Wednesday, September 3, 2014

Saying Goodbye to the Guy Next Door - Robin Williams

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About three weeks ago, the world was shocked by the news that Robin Williams had chosen to end his life. Countless messages of sorrow and disbelief flooded the airwaves and cyber space. The sudden and unexpected loss of this man rocked the entertainment industry and the world as a whole.

Several big names passed away this year. Bob Hoskins, Ralph Waite, Lauren Bacall, James Garner, Mickey Rooney, Phillip Seymour Hoffman, Maya Angelou, and Casey Kasem, just to name a few in no particular order. For some reason, the passing of Robin Williams eclipsed the loss of every one of them. Why is one human and his death so much more mesmerizing than the loss of these other big names?

Of course, there is the loss of his monumental talent, his wit, and his well-earned celebrity. He was a comic genius, but his intelligence spanned far beyond making people laugh. It’s simply not logical to think an individual with average intelligence could be so quick and on target with his improvisations and so poignant in both humor and drama at the same time. He was obviously an amazing intellect that was equally in tune with the human condition.

That brings into focus the other side of Robin Williams. His compassion for his fellow human beings was broad. Brian Lord posted a blog soon after the news was announced detailing Robin Williams’ contract requirements. One of those requirements was that a certain number of homeless people were put to work for his show. After speaking before Congress in 1990 about homelessness and being instrumental in Comic Relief to help the homeless, it isn’t a surprise that he would require this kind of action. His dedication to our troops was also impressive. The stories of his trips overseas and the time he would spend with the soldiers before and after his time on stage were reminiscent of Bob Hope. It takes a special performer to be so inclusive of all the troops, especially the ones unable to attend the stage performance because of duty assignments. Finally, his drive to help those that are ill and unable to help themselves was remarkable. Whether it was the humility of absorbing medical bills for fellow celebrity and friend, Christopher Reeve, or to help raise money for St. Jude Children’s Research Hospital and the children suffering from cancer, Robin Williams was there.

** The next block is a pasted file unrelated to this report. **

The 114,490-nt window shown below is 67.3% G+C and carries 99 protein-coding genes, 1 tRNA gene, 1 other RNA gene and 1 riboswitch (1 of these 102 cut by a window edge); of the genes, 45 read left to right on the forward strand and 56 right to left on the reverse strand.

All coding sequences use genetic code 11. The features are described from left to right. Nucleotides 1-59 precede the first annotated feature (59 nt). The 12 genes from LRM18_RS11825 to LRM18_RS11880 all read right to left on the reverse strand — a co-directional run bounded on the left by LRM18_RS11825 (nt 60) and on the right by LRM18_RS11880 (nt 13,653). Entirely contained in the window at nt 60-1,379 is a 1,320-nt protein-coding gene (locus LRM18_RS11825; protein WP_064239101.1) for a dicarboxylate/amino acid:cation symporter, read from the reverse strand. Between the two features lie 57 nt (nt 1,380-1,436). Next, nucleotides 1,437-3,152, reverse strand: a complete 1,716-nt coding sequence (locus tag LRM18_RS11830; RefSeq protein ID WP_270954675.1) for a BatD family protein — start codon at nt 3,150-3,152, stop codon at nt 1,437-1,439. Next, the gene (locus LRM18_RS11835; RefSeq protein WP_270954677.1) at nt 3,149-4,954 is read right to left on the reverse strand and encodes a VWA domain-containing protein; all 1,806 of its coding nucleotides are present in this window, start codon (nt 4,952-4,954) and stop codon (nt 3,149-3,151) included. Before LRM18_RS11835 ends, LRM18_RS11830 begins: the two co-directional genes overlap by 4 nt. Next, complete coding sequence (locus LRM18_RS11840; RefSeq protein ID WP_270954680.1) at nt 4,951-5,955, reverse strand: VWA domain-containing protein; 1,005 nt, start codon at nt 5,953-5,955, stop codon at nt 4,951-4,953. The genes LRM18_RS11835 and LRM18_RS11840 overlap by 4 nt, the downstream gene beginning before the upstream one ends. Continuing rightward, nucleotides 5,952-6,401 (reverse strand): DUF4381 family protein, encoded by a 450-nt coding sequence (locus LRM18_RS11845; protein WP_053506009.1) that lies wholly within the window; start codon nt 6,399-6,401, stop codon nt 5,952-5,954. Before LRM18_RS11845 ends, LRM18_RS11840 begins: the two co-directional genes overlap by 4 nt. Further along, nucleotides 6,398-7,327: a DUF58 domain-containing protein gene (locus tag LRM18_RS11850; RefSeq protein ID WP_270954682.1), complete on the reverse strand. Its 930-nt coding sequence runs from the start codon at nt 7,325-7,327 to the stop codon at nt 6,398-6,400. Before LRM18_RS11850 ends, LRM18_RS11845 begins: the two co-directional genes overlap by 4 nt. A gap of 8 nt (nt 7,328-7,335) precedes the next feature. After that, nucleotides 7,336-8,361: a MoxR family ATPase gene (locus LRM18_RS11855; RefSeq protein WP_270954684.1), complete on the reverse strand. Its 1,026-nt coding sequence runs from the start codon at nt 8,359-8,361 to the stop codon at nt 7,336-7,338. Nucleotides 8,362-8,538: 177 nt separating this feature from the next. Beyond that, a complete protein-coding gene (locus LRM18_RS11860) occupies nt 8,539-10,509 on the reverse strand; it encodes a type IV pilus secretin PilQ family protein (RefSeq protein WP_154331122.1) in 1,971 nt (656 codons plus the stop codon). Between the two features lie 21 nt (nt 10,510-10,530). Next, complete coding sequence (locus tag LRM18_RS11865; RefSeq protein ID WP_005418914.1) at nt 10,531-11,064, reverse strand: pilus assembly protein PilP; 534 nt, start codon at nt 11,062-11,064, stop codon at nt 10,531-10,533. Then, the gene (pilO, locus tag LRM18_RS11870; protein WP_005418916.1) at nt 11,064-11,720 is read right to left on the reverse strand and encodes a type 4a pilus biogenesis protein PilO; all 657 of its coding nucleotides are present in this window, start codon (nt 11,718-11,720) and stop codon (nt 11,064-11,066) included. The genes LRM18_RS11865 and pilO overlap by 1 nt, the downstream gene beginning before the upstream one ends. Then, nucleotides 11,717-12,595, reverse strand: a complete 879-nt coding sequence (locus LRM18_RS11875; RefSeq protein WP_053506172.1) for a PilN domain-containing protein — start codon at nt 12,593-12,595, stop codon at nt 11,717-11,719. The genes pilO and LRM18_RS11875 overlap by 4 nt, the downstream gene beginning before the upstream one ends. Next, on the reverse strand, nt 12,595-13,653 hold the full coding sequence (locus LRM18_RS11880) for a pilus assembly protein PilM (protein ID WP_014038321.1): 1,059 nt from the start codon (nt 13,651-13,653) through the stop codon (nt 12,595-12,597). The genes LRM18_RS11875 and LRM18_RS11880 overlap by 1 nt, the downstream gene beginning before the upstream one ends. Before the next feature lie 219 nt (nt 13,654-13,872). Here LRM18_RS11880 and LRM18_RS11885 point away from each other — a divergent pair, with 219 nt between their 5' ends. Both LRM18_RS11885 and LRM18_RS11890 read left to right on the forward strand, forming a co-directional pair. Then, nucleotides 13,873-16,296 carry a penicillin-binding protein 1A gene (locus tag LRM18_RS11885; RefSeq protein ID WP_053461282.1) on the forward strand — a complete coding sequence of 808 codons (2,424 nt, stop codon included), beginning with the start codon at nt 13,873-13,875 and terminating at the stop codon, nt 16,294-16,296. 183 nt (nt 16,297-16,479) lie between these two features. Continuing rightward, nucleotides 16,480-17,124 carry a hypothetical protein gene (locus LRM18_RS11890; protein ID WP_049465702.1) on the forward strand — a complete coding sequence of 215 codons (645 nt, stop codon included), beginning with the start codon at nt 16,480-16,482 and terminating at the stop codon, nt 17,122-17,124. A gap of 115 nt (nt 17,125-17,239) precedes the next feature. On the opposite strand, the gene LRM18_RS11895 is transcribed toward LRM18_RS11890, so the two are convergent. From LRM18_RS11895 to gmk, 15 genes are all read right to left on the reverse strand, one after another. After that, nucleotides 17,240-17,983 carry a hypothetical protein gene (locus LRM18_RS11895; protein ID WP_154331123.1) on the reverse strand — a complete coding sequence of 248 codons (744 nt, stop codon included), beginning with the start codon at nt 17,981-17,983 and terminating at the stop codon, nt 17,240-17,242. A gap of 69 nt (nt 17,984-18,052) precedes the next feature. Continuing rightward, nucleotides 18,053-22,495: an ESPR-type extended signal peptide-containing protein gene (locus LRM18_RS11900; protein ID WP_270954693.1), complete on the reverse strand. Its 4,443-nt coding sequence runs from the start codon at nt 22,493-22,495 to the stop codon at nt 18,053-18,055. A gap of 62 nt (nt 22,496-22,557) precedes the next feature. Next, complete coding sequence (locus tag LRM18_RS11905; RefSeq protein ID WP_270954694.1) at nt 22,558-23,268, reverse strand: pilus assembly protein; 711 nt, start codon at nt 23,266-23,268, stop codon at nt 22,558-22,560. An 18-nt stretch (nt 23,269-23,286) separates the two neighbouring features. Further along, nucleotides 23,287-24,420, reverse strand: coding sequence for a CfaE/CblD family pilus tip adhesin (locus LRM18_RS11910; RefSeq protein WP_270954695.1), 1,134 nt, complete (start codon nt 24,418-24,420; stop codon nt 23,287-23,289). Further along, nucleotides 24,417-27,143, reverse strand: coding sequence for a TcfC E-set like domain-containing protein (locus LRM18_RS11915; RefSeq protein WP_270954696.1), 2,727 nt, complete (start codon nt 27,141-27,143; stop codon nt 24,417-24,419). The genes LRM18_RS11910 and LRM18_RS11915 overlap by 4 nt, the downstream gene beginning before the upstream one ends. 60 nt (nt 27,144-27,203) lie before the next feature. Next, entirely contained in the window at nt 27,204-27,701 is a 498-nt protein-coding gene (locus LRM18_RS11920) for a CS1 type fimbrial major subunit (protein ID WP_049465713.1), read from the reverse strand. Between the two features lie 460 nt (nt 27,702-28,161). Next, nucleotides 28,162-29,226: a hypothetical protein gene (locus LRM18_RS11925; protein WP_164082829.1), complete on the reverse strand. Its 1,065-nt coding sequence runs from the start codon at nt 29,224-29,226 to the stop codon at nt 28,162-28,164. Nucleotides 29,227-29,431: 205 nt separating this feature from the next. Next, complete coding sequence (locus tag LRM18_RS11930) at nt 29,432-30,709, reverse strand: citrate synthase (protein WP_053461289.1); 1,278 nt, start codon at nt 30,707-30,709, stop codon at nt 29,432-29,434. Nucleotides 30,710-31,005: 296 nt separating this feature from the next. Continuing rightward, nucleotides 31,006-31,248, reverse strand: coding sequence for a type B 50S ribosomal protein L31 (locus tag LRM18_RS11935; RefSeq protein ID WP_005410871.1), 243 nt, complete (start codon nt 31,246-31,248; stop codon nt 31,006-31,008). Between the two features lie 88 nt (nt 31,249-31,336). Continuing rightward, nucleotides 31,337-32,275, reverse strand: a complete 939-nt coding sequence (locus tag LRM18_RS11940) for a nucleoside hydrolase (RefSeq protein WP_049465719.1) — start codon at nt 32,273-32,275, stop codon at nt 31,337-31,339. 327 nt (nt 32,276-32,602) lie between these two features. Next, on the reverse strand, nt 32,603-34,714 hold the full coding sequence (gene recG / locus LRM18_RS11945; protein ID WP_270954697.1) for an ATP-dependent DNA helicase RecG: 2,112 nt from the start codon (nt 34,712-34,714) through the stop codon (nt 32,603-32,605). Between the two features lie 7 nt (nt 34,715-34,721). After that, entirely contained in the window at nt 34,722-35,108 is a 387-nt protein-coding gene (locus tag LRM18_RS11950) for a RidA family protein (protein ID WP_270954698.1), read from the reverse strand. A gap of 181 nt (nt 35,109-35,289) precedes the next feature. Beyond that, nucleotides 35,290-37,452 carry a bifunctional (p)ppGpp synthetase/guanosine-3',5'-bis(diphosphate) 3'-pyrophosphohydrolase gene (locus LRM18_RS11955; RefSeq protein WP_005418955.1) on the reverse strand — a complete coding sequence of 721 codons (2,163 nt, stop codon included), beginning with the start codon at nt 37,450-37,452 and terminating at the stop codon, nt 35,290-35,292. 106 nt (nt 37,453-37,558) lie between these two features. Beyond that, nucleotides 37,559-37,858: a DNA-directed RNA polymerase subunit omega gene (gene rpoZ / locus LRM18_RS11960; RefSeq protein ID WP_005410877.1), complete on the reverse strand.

He was honest and genuine about his conditions, his thoughts, and his own personal reality. He struggled with many things, including addiction, depression, and health issues, but he was never afraid to share that part of his life with the world. He wasn’t ashamed of being human and many were awestruck by this honesty. They connected with him through his battle with depression and his addictions. 

Those attributes just touch the surface of all the things that made Robin Williams seem like a "normal" person. He was the guy next door, not necessarily a celebrity. He wasn't an eclectic mix of eccentricities as many iconic celebrities are or were. He didn't seem to flaunt his status or wealth or celebrity. He was exceedingly humble about all of it and used it for the betterment of everyone, especially those most in need.

Robin Williams is dearly missed. He is missed by volumes of people for equally as many reasons, but the loss of his humanity is the cornerstone of the world’s sense of loss. Bidding a final farewell to Robin Williams is like saying goodbye at the passing of a dear neighbor and close friend. He touched so many lives in so many ways, many without even knowing it. Of all the sentiments and statements regarding Robin Williams’ passing, probably the most poignant and honest was that presented at the 2014 PrimetimeEmmy Awards by Billy Crystal, so as a final thought here it is. Goodbye, Robin, you will always be loved. 

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